The subject matter varies, as does the time frame. In non-fiction terms both Gary Younge's opening piece on growing up in the new town of Stevenage and Andrea Stuart's look at what it was like for a teenage girl to be transported from the Carribean to live in the UK and the racism she encountered are both beautifully written and thoughtful pieces. I confess that I'm somewhat at a loss to how Nikolai Khalezin and Natalia Kalida's piece on the Belarus Free Theatre fits within an edition entitled "Britain" though.

In fiction terms, the best pieces for me are by those I was not expecting to enjoy so much, while those I was looking forward to reading, largely left me disappointed. Adam Foulds' "Dreams of a Leisure Society" is a story of a dreamer, scrounger, drug adict and Jon McGregor's piece on a missing child on the moors are satisfying enough without being particularly memorable. The usually reliable Jim Crace extract entitled "Enclosure" did nothing for me though.

For me the stand out fiction, and certainly the most enjoyable to read, is the darkly funny "Some Other Katherine" by Sam Byers. He perfectly captures the character of his lead character and her rather dreary life and sordid romantic encounters. "Lion and Panther in London", a story of two Indian wrestlers by Tania James also stayed with me longer than others here. Mark Haddon's "The Gun" is a story of childhood adventures with, well you've guessed it.
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1 of 1 people found the following review helpful By Chasm on 5 Jan 2013
Format: Kindle Edition Verified Purchase
One of the best Grantas I can remember. Not a weak link in it. Not a single writer that I'd heard of (well, OK, Tom Stoppard, but that's only a foreword) and every one of them I shall be looking out for from now on. Buy it!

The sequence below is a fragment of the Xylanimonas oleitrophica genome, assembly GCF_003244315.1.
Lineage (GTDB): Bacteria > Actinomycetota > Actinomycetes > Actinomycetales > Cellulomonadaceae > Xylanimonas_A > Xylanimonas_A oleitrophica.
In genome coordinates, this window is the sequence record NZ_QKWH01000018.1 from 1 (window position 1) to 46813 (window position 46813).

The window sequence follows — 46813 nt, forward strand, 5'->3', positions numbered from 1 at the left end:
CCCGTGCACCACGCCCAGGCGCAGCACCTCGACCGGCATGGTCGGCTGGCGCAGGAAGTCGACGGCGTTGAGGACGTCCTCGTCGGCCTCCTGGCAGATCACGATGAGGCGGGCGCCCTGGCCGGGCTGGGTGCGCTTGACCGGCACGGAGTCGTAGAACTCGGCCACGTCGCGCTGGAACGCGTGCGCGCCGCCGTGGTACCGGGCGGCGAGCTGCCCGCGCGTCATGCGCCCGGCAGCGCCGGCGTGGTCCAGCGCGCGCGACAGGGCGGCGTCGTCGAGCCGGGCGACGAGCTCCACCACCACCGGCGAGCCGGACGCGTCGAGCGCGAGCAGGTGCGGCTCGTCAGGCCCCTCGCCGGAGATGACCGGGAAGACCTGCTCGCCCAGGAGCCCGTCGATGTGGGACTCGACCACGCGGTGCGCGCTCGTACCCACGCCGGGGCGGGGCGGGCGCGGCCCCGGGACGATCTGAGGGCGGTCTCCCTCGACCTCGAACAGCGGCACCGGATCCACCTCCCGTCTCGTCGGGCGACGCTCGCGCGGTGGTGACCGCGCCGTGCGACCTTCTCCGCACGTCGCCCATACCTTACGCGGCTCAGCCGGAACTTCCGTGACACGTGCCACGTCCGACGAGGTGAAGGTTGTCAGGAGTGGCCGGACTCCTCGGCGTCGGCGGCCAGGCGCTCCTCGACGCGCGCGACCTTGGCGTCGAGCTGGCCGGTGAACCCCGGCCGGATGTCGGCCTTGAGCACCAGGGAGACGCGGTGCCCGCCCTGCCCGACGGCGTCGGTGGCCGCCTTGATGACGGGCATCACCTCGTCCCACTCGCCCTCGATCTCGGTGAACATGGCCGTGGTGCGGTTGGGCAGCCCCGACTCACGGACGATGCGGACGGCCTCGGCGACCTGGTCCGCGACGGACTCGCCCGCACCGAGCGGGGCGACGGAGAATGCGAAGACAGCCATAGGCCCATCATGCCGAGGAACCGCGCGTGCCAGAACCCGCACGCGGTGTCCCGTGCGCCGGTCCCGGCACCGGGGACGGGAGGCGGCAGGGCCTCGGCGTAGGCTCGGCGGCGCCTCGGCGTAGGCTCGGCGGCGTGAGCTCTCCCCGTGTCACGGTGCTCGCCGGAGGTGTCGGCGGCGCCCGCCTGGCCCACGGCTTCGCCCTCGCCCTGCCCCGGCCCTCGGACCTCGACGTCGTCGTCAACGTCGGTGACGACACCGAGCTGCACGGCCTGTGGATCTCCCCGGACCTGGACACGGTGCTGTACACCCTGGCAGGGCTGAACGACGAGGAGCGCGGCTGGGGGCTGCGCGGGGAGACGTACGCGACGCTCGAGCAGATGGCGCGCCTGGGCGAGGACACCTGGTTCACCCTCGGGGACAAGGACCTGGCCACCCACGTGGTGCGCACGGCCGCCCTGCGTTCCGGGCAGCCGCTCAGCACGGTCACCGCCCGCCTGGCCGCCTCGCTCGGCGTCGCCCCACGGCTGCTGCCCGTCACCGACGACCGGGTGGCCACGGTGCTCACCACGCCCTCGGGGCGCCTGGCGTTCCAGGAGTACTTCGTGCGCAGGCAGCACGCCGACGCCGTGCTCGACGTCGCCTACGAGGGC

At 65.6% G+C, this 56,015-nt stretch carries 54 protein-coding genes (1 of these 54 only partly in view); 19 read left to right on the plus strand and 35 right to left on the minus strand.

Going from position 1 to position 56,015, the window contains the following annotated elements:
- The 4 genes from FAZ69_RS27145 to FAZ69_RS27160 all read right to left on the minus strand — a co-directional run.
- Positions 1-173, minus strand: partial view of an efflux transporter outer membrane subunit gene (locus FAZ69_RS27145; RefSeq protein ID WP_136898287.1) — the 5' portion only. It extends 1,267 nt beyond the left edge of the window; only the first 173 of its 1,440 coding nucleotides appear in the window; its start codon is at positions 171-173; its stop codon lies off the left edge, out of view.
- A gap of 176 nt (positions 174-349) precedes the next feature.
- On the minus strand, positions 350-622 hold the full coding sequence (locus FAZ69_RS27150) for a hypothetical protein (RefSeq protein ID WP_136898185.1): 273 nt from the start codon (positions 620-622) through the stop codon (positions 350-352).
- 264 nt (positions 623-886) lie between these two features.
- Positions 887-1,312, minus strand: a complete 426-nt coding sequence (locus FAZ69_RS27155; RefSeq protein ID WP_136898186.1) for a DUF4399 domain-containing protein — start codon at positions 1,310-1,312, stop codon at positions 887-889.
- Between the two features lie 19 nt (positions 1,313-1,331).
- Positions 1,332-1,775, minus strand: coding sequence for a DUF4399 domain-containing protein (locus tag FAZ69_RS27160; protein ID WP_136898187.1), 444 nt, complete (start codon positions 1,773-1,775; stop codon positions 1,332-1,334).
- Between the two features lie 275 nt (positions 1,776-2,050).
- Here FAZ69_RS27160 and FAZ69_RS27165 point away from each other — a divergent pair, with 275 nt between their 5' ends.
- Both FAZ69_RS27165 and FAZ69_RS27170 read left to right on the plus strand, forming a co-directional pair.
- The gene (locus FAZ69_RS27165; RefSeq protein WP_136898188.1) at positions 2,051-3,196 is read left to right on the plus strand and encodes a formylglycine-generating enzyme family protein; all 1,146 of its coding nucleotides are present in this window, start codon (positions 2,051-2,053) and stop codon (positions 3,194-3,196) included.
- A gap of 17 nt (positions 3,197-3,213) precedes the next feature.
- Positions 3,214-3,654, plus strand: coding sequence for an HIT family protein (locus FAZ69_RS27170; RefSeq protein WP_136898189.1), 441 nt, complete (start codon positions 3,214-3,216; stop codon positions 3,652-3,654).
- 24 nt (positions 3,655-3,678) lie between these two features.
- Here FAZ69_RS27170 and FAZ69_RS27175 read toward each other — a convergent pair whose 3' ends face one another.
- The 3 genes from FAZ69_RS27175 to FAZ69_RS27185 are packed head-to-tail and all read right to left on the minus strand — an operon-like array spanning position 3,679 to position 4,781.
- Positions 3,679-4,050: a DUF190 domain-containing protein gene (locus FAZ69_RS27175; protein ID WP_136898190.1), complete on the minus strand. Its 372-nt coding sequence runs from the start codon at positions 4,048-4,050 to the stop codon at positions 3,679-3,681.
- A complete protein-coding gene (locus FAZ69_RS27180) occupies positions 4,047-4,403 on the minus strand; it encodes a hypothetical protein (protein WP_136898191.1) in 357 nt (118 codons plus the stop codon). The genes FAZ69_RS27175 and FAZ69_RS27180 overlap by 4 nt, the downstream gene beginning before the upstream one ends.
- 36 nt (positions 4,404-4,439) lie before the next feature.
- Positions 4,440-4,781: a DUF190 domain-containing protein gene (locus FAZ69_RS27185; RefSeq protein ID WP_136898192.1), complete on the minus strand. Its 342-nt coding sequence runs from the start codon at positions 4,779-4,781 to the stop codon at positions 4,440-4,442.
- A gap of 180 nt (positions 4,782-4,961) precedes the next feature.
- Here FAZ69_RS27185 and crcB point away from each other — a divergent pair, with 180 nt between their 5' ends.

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15 of 19 people found the following review helpful By Eileen Shaw TOP 1000 REVIEWER on 17 May 2012
Format: Paperback
You could take the first and last pieces of writing in this edition of Granta (one (by Gary Younge)is an account of growing up as a young black man in the commuter town of Stevenage, the other (by Adam Foulds) a story about a would-be deep-sea diver with a drug problem) as symptoms of the strange malady of being British.

Often the British would prefer to be English, Scottish, Irish or Welsh, but what about Scottish and Black, or Irish and Chinese? To be British is to be part of an unravelling garment that no one wants to wear. I'm English, but I could claim other allegiances - I have two Irish grandmothers, so there's some Celtic blood in there too, and some other ancestors have peculiar lineages. Neverthless, I am white, implacably and profoundly, I feel, and as a result I am terminally unfashionable. A bit like Ross Raisin's footballer in 'When You Grow Into Yourself' and like Roger Casement, I suppose, who is the subject of Maria Vargas Llosa's short story 'The Celt' some things are counted as shameful, even when they are not.

In one sense everything collected here might be termed history, or perhaps geo-history, something anyway that refers to ways of living that have been experienced in defiance of all that might be described as good or even entirely sane. In 'Enclosure' by Jim Crace, changes to the land are plotted as two men watch the harvest being gathered in; the truth dawns that the master of these fields means, "against his promises" to enclose the land, clear the commons and turn the fields over to sheep. In 'The Dig', by Cynan Jones, being an ordinary, gangling teenager whose father takes you badger hunting, is a long-standing practice, the `skills' handed down, no matter how much the civilised majority and uninitiated wish it to be stopped.